I have a business degree. With that came studies in sales and advertising. Part of this involves knowing whether a certain venue will reach your target audience.
A good example of this came four months ago, when I received a solicitation from a small company that makes holsters. I’ve posted two holster reviews (here and here) – likely how they found me – along with being a Second Amendment advocate, so their offer to send me a holster to try out and review is perfectly acceptable. (Ultimately I declined as none of what they had interested me.)
But then there’s this solicitation I received earlier this week, reproduced below:
I just read Observations? ? ?from an apartment somewhere in Kansas City, I’ve shown it to some colleagues and we think a collaboration between us could work well. I represent a digital marketing agency currently working with a leading home interiors company who operate in the same marketplace as Houzz and Made.com. We would like to feature a unique piece of content on your site on behalf of our client. For the privilege, we’d be happy to pay you somewhere in the region of $65.
Let me know your thoughts.
Now there’s a telltale sign that this is an initially-blind e-mail solicitation. Any guesses? It’s the ??? placeholder for the ellipses in the blog title – this is a telltale sign of a character conversion error when my contact information and site name was put into their database. So I know right away they didn’t actually look at the site. For one, this post is #665. And while a heavy amount of my content deals with projects I’ve decided to showcase, and talking about technology, most of the content here is political.
Beyond that, the site is called “Observations from an apartment somewhere in Kansas City”. So posting paid content wouldn’t really fit with the site’s title since I wouldn’t be posting my point of view on something. Beyond that, they offered content regarding… interior decorating. I’ve never written here about interior decorating! Ever!
I really wish companies would do some research before sending out solicitations. I mean, is that really a lot to ask? This was my reply:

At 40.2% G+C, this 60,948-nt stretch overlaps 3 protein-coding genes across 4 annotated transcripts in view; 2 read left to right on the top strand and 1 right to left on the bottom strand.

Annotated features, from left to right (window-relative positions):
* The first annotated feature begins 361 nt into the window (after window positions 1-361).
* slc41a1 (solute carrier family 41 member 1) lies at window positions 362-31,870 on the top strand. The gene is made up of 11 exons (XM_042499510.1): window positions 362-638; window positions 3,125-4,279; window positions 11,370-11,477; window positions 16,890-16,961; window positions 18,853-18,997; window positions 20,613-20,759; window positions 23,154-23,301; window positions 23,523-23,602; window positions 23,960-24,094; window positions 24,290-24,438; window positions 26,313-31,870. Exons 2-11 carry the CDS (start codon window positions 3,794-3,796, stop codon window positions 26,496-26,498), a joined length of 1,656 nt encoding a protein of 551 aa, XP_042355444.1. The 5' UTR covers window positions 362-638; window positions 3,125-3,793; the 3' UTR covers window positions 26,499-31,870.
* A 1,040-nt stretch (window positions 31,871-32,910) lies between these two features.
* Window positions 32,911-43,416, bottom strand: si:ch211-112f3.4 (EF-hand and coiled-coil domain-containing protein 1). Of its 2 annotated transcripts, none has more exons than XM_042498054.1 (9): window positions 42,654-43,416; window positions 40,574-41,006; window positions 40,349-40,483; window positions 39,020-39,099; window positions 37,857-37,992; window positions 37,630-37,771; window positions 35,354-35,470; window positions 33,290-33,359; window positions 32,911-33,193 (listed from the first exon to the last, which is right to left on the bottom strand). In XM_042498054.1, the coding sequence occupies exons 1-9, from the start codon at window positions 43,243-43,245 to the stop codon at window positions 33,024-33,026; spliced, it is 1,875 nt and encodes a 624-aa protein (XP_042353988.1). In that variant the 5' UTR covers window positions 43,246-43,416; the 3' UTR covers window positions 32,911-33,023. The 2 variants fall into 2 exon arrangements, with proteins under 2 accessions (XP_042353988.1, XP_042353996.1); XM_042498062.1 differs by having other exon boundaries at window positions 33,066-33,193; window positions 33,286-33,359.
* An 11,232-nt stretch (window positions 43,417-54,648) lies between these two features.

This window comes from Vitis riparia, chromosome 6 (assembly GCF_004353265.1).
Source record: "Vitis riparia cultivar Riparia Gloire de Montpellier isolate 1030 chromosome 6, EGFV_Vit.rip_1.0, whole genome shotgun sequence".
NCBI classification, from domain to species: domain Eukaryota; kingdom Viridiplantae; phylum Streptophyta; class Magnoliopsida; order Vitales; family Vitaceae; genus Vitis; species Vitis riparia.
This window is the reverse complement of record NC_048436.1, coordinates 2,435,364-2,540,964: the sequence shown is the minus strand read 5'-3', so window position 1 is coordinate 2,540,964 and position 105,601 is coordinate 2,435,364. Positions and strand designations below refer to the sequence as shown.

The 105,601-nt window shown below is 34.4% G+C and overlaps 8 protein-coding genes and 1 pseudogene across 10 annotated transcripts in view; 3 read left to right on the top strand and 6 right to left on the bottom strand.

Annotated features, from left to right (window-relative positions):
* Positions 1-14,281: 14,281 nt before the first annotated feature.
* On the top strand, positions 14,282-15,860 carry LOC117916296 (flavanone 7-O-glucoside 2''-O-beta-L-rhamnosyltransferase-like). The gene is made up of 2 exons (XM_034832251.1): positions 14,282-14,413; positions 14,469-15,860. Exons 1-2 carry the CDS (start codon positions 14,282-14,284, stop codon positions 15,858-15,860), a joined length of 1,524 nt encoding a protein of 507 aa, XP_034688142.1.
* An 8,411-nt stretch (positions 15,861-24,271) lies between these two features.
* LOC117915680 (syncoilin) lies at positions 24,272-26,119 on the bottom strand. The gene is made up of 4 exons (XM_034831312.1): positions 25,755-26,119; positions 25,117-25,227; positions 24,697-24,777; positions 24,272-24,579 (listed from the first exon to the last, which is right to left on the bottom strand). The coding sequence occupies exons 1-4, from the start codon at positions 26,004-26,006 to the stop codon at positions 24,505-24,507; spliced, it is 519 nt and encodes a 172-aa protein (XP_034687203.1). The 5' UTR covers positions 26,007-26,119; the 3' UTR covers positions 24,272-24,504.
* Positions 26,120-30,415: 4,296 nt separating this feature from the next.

With all due respect, I’m not interested in paid content on my blog, as it would defeat the purpose of the site’s title, for one. And given the view statistics for my blog, I’m sure your clients would prefer placing it elsewhere with more exposure. Especially since I can tell you didn’t actually read any of my website or otherwise you’d know that 1. it’s only a personal blog that 2. has a heavy amount of political content that your clients may also find an unsavory place for their content.
Thanks for your inquiry, but, taking your clients’ best interests into consideration, I decline.
There really is no reason for anyone to be talking to me about paid content. This blog gets… about 100 views on a good day, a few hundred on a really good day. A lot of what I discuss is very niche or very disagreeable or both. But that someone would solicit paid content to me for a topic I’ve never discussed on this blog is just…. bizarre.
Now if you want me to review something in line with what I’ve already discussed on this blog, then I’m open to ideas – e.g. the small holster maker mentioned earlier. If you want honest feedback about your product, I can give it – e.g. Black Rifle Coffee’s AK-47 espresso. But before contacting me about product placements or reviews, at least search the site to determine if it’s something I’ve already discussed. I mean that’s just… common sense.